by Ikemesit Effiong
Recently I was chatting with a very good friend of mine, Tolu, a Masters student in the United States. Tolu has always had a challenge keeping in touch with current happenings back here. As the ever efficient doctor that I am, I prescribed a simple solution. By converting to the religious practice of reading The Scoop, she will never miss a beat.
Tolu ‘pings’ me up two days later telling me that all we write about here all seem to be ‘bad’ news. Isn’t there some good news from Nigeria to report about? Apparently, we have compounded the everyday crisis of being reminded that she is from a Third World country that she constantly has to deal with. Well, I’ve got good news for Tolu and it is happening surprisingly on our roads.
During the Yuletide season, we were all confronted by the visible presence of marshals and officials of the Federal Road Safety Commission on the nation’s highways. I must say I was impressed by the level of professionalism and excellence they showed in coordinating traffic and aiding road users to navigate through perennially troublesome bottlenecks in the national highway system like the Abaji pass on the Lokoja-Abuja expressway, the Niger Bridge crossings at Onitsha-Asaba and the Benue river crossing at Makurdi as well as that globally renowned stretch of stubborn roadway, the Lagos-Ibadan Expressway.
In discharging their duties, they firmly dealt with those errant few among us who would rather cruise on the opposite side of the road, drive in the opposite direction on one-way streets, zip through mostly residential B-roads at 120km/hr. (If you do not know what a B-road is, you’re part of the problem) and whack, shack and knack while driving. I personally witnessed an incident where the driver of a bus was made to drive about 20km back the way he came and join the queue of vehicles waiting to enter an intersection just outside 9th Mile in Enugu.
This drive was part of a mammoth operation lasting about three weeks and involving over 800 vehicles, 35,000 regular and special FRSC marshals, aerial surveillance provided by the Nigerian Air Force and collaboration with the Army, the Police, the Civil Defence Corps, the Federal Road Maintenance Agency and the National Emergency Management Agency. It was an impressive piece of Nigerian industry on a scale probably not seen since the demise of the famed groundnut pyramids of Kano. It was like watching a music orchestra in full flow.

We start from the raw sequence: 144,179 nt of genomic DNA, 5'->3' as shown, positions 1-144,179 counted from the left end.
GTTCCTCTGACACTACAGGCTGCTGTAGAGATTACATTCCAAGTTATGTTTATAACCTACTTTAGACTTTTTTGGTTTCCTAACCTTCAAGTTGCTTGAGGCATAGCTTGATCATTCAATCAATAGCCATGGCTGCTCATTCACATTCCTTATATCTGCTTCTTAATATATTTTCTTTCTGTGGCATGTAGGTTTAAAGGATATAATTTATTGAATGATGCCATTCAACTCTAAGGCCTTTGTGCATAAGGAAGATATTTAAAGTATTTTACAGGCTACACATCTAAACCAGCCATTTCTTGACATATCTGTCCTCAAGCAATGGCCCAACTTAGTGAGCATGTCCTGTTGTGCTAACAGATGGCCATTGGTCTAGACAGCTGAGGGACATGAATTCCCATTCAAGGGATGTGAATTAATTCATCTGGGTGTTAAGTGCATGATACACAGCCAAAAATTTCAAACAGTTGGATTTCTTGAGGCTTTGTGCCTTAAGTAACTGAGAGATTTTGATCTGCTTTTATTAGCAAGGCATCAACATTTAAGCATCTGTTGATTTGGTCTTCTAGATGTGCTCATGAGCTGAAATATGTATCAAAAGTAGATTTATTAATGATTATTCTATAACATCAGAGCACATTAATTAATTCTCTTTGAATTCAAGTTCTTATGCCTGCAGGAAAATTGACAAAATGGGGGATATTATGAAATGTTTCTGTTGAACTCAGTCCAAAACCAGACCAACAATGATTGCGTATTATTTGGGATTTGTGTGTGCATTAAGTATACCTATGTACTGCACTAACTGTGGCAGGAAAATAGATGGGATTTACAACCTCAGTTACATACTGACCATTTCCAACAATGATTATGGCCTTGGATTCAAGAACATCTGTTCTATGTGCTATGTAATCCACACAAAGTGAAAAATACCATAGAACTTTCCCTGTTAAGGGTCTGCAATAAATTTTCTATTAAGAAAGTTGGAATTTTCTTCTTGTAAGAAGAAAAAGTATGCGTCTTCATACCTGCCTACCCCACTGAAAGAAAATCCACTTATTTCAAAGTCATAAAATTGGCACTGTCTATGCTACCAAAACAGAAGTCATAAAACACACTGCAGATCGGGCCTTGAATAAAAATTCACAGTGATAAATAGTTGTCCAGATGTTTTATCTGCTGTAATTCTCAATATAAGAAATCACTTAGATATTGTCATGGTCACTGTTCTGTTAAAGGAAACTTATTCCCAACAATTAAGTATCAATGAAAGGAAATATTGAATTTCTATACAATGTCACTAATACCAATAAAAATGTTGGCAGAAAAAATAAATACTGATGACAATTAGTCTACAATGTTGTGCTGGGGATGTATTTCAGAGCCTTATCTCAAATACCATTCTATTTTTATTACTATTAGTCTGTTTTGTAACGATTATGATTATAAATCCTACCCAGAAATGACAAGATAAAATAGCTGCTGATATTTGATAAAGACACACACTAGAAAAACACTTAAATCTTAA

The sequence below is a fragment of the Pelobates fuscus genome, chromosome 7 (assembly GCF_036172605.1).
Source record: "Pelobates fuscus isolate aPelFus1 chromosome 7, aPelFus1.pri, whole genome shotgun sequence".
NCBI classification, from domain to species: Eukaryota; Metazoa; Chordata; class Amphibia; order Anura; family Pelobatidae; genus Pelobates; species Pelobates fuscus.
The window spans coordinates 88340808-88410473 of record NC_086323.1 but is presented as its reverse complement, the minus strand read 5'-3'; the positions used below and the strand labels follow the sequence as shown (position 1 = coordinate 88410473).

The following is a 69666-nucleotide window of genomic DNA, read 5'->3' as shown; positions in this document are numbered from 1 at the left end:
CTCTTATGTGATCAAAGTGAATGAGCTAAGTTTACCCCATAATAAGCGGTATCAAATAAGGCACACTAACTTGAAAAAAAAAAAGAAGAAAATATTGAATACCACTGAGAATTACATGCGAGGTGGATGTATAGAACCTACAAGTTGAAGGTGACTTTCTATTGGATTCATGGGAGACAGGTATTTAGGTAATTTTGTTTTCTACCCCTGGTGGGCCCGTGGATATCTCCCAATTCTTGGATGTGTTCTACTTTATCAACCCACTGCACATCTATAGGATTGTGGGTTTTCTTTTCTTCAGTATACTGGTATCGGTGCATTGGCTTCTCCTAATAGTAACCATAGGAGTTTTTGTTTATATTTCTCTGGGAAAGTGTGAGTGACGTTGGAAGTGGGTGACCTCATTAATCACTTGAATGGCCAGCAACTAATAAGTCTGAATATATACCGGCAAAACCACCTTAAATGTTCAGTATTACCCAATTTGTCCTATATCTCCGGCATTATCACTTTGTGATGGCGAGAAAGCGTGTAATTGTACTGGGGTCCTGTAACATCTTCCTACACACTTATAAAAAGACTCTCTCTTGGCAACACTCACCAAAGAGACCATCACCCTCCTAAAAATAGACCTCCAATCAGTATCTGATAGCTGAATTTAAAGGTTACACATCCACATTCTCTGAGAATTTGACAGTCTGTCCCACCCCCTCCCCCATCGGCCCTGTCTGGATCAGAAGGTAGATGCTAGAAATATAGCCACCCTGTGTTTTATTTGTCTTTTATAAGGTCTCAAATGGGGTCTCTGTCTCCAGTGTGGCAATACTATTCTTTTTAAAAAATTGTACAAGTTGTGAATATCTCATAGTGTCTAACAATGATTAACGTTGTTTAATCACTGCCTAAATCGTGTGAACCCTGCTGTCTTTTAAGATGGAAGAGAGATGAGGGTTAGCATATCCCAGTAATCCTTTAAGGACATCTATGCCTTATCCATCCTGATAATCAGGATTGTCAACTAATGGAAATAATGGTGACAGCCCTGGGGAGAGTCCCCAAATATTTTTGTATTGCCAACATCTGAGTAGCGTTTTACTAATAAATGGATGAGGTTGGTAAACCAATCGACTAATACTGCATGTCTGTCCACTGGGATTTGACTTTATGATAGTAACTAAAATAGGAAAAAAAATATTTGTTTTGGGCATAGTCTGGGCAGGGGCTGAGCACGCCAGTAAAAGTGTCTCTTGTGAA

Until recently, our roads have been and still are perilous habitats to engage in. Nigerians generally tend to drive like the Nigerian road system had the excellence and efficiency of the German Autobahn.
Julius Agwu, a commander with the FRSC and the head of its Public Education Section was on the money when he stated that the average Nigerian sees the expressway as a race course. After all, how do you explain the fact that by FRSC statistics, the Federal Capital Territory with about 2.1% of the nation’s population and also unarguably, its best road network, has the highest number of road crashes in the Federation?
We the people have to conduct a reality check on our driving habits. Some facts may help in this regard. According to the FRSC, the human factor accounts for 80% of all road accidents. Of this lot, 35% is attributable to excessive speed. You can’t zoom through Igbosere at 80km/hr. and expect a smooth ride. Another 17% is blamed on ‘loss of control’ which is also closely linked to speed. The last time I saw someone lose control of a car at 20km/hr., it was my six year old cousin who decided to embark on a frolic of his own. The remainder is taken up by such things as lack of concentration, poor eating choices before entering a vehicle like drinking, eating too much (Yes! You heard right), and distractions like talking on a cell phone.
In spite of all this, there are some positives to highlight. The nation’s road fatalities have not exceeded 5,000 persons for the last five years.
Also, registration of new vehicles, plate number issuance, and renewal and issuance of new drivers’ licenses have significantly improved. The era of meeting your cousin to ‘help’ you ‘runze’ your license is slowly passing away. I remember vividly how my father made me take the Vehicle Inspectorate Office (VIO) driving exam. Yes! I did the road test and to God be the glory, I passed at the first attempt. My dad makes an issueabout how as an undergraduate in Texas, he took the notoriously rigorous road exam three times.
As with everything Nigerian, we can always improve. The FRSC needs more manpower, improved logistics in vehicles and tracking equipment, better training and increased funding. At least, they are one government agency that can use public funds judiciously. They have succeeded in exorcising the demons of their ill fated new plate number exercise.
Are you happy now Tolu?